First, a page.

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D.C. SUPERIOR COURT

Theories Compete as D.C. School Students Testify at Sexual Assault Trial

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By Keith L. Alexander
Washington Post Staff Writer
Wednesday, September 2, 2009

Did Barry Harrison, a counselor with the mentoring group Peaceoholics assigned to work with troubled students at the District's Spingarn High School, use his position to sexually assault a 15-year-old female student?

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Or was Harrison, who served time more than 20 years ago for murder and was arrested last year for drug possession, a prime target of revenge for the girl and her friends after Harrison disciplined them for fighting and cutting classes?

Those were the portraits of Harrison presented Tuesday to a jury of six men and eight women in D.C. Superior Court during the first day of testimony in the trial. Police arrested Harrison, 50, after the student alleged that he kissed and fondled her April 14 in the basement of Spingarn, on Benning Road NE. Harrison, of District Heights, has been in D.C. jail since the arrest. He has been charged with five counts of assault and sexual abuse of a child with special circumstances because of the age of the alleged victim.

Assistant U.S. Attorney Edward O'Connell told the jury that Harrison used his position as a mentor and hall monitor to prey on the girl. O'Connell also said Harrison made inappropriate sexual remarks to at least two of the alleged victim's female classmates before the April incident.

But Harrison's attorney, Robert Mance, argued that the accused is a victim himself, the object of a scheme hatched by the teenager and her friends to have Harrison kicked out of the school where he had worked for about eight days.

Harrison's wife and supporters say his past misdeeds should have no bearing on the allegations against him. In an interview last week, Peaceoholics co-founder Ronald Moten said the alleged victim and her classmates were "making the whole thing up."

The case has become high-profile because Peaceoholics, which works to quash neighborhood disagreements among teens, has received high praise from members of the D.C. Council and Mayor Adrian M. Fenty (D). Since its creation four years ago, the group has received about $7.6 million in funding, largely from city contracts and grants.

Moten said he hired Harrison in March based on referrals, including one from Harrison's brother, Amin Muslim, who works on the staff of council member Yvette M. Alexander (D-Ward 7). "He had good references," he said.

But Harrison also had an extensive criminal history. In 1978, he was convicted of armed robbery in Prince George's County. In 1984, he was convicted of first-degree felony murder in the shooting and beating deaths of two men in the District. Last year, after his release from prison and while on probation, Harrison was arrested and pleaded guilty to cocaine possession.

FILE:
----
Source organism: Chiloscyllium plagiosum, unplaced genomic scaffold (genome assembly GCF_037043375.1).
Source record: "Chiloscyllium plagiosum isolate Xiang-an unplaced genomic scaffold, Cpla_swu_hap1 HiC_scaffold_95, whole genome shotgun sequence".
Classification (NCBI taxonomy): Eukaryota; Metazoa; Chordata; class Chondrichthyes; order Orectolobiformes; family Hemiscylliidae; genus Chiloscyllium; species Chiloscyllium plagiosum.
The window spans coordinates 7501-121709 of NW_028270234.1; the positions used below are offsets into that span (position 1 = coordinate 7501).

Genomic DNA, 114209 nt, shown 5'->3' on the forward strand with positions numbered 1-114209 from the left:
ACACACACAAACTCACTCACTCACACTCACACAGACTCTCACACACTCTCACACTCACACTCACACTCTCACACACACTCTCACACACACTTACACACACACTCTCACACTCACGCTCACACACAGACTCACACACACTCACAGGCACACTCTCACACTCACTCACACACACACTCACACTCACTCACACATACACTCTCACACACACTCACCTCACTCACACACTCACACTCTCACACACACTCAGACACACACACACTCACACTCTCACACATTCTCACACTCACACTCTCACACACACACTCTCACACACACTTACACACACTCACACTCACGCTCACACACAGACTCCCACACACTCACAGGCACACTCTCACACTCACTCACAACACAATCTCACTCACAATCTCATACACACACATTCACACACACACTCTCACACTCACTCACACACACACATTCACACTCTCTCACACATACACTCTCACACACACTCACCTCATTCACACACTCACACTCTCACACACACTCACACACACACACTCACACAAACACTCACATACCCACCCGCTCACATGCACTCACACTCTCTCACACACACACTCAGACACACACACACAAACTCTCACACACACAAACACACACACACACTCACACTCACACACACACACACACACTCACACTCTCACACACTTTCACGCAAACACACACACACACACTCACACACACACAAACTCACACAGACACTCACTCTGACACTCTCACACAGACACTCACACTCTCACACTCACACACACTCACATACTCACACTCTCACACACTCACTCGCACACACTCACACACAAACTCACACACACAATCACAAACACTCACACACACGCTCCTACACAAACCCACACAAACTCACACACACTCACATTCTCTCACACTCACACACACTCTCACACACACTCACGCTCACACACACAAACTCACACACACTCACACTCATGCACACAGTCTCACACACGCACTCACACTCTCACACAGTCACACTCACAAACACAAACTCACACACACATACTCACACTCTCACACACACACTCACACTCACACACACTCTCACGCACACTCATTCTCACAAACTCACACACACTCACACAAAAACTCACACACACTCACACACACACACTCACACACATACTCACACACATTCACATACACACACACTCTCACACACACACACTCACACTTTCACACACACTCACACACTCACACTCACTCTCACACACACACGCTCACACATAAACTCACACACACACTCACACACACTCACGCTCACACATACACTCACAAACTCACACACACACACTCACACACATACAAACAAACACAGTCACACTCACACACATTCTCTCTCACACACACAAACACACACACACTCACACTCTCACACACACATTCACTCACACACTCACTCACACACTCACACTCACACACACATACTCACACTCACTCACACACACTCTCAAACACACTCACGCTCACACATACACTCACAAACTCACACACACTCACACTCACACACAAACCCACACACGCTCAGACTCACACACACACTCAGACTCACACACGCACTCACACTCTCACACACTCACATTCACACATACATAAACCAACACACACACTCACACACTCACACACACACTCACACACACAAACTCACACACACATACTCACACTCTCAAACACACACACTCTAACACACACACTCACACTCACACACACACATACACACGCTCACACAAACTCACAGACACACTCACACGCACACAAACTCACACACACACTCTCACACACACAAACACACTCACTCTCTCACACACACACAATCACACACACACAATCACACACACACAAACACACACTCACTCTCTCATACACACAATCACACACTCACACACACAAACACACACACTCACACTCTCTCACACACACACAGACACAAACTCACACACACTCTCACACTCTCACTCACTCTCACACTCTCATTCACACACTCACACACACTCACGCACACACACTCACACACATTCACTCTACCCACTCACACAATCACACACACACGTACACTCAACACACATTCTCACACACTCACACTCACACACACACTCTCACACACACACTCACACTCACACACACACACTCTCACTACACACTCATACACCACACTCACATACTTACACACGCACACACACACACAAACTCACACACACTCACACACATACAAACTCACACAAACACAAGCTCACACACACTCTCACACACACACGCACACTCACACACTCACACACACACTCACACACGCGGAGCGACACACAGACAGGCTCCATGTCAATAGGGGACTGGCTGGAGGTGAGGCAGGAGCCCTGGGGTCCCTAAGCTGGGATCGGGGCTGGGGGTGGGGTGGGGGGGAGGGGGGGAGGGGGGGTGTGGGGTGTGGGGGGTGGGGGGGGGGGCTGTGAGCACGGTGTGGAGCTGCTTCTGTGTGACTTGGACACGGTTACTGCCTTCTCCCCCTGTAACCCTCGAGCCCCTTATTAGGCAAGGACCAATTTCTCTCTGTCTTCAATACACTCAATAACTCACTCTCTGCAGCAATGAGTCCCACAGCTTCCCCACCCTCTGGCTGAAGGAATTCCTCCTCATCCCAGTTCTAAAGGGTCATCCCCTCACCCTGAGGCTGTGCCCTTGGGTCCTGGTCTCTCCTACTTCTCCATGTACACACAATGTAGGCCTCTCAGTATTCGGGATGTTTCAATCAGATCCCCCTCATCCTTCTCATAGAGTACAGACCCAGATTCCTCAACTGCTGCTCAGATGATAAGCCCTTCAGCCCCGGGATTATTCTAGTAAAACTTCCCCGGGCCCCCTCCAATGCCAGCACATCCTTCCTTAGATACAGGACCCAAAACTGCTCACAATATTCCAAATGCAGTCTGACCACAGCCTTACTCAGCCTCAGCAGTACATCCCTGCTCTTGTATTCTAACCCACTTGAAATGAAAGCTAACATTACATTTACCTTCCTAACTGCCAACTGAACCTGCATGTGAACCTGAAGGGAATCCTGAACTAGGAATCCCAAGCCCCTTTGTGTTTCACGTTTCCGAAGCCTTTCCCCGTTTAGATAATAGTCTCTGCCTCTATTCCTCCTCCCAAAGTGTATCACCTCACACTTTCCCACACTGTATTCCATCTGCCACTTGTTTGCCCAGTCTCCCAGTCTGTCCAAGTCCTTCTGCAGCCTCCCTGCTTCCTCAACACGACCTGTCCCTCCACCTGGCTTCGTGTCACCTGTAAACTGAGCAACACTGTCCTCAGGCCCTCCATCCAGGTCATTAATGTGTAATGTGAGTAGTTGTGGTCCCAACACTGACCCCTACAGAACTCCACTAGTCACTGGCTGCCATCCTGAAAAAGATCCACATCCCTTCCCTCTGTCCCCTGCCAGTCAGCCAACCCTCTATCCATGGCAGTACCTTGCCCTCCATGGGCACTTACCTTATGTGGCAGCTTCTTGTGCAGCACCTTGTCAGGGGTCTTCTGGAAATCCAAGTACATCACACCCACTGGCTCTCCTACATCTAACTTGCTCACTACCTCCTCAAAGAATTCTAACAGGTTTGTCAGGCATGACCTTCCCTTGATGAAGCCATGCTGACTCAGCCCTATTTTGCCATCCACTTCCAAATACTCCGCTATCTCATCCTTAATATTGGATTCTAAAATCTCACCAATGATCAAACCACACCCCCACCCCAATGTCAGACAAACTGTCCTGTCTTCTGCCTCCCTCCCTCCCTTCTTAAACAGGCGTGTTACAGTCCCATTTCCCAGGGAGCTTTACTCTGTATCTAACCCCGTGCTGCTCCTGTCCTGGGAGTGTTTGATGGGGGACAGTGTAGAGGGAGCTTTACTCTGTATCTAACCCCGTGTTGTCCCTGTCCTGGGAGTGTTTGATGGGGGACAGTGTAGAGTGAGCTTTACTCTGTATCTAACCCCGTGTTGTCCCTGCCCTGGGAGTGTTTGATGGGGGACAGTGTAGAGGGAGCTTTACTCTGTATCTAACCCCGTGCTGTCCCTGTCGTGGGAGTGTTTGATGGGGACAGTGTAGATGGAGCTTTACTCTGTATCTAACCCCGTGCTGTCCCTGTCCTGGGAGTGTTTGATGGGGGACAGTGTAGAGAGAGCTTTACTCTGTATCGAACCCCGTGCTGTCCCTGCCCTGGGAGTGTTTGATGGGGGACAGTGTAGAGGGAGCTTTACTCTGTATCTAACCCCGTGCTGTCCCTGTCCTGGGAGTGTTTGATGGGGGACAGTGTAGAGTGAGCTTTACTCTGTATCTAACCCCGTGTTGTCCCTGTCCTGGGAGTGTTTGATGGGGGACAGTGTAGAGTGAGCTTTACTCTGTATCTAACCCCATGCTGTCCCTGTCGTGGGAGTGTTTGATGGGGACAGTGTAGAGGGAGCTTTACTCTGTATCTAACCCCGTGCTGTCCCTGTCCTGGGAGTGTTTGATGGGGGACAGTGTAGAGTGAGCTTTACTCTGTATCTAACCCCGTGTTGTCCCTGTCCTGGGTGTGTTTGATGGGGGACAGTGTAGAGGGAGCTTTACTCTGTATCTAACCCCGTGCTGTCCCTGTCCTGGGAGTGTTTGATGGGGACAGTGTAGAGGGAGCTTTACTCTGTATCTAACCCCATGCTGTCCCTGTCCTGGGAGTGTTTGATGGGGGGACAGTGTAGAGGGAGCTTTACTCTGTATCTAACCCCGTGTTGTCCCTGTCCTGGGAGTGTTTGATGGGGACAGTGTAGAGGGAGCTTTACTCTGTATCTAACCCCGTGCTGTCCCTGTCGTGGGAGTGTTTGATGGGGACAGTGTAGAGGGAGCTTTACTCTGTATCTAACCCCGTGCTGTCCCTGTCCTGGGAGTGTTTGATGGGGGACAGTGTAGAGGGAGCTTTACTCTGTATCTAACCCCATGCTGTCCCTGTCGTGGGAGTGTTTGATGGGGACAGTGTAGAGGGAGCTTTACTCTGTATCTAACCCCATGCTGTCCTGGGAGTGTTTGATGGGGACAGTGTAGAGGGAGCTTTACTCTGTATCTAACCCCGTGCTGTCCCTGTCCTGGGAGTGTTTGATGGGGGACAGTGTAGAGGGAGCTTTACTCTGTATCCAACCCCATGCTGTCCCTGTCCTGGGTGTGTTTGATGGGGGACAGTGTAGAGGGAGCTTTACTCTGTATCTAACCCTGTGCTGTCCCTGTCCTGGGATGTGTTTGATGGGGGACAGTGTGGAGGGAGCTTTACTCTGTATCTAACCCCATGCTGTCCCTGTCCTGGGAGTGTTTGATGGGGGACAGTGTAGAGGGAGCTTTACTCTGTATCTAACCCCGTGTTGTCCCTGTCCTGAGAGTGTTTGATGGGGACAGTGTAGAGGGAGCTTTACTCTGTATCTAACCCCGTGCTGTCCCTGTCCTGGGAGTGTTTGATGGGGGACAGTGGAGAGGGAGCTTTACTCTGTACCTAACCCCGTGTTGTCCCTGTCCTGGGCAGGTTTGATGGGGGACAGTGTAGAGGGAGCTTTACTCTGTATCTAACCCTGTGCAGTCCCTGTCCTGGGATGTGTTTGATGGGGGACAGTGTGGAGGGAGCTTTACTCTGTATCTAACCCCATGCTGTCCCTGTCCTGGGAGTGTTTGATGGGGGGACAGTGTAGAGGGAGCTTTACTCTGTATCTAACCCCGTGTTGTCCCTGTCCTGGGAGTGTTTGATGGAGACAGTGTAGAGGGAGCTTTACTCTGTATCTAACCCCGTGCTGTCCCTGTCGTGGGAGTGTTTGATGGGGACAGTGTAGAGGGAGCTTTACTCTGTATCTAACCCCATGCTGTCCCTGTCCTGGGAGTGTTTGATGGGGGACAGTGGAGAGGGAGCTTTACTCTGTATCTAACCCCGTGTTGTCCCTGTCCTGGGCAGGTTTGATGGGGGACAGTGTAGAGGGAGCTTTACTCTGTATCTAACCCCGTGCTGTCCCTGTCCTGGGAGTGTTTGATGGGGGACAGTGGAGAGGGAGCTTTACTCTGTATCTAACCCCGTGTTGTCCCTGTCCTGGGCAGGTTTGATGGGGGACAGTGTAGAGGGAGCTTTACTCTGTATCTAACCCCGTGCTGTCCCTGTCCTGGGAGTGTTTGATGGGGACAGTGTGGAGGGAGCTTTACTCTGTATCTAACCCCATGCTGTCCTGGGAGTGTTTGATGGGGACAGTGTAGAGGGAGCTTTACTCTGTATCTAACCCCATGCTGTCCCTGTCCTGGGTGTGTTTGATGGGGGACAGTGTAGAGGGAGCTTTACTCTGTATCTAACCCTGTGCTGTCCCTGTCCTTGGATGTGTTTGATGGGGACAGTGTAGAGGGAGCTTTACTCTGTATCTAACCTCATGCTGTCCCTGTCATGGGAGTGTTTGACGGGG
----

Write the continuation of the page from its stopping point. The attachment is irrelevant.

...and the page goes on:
Moten said that he conducted a criminal background check on his new employee but that Harrison's murder charge was not on the D.C. police criminal background report, which goes back only 10 years. As a result of the incident, Moten said, he now uses more comprehensive FBI criminal history checks on employees who work with youths.

D.C. public schools have also enhanced their screening procedures for adults who work with students, spokeswoman Jennifer Calloway said. In an e-mail, Calloway said the schools have since "strengthened" their screening process, which includes criminal background checks, for employees and volunteers who "have unsupervised access to children."

During the trial, two of the alleged victim's classmates testified that they met Harrison during an intervention at the school after a fight between the girls. Both girls testified that Harrison seemed nice and called them at their homes and on their cellphones to make sure they got up for school and to gauge how their day was going. The girls said Harrison, who worked as a hall monitor at the school, told them about his criminal history and that he had spent time in jail.

A day or so before the alleged assault, one of the friends said, Harrison complimented her on her breasts and told her that he thought of her often when he was home. The other friend said Harrison asked for a kiss and told another girl that she needed a man in her life. Both girls said they ignored the statements.

The alleged victim, now 16, told the jury that Harrison kissed her and forced her to touch his groin. At times during her testimony, she wiped her face and eyes with a tissue. She also told the prosecutor that she sent a text message to one of her friends minutes after the incident and that she was "too scared" to tell a teacher or one of the police officers who worked in the school.

But under cross-examination, Mance produced her telephone records, which showed that the only record of a text to her friend was two hours later, when the girls were being interviewed separately at police headquarters. The victim said she was having trouble with her phone repeatedly cutting off.

After Judge Michael L. Rankin concluded the proceedings for the day, the alleged victim stood in the hallway crying in the arms of one of her teenage friends. Several jurors watched as they exited the courthouse.


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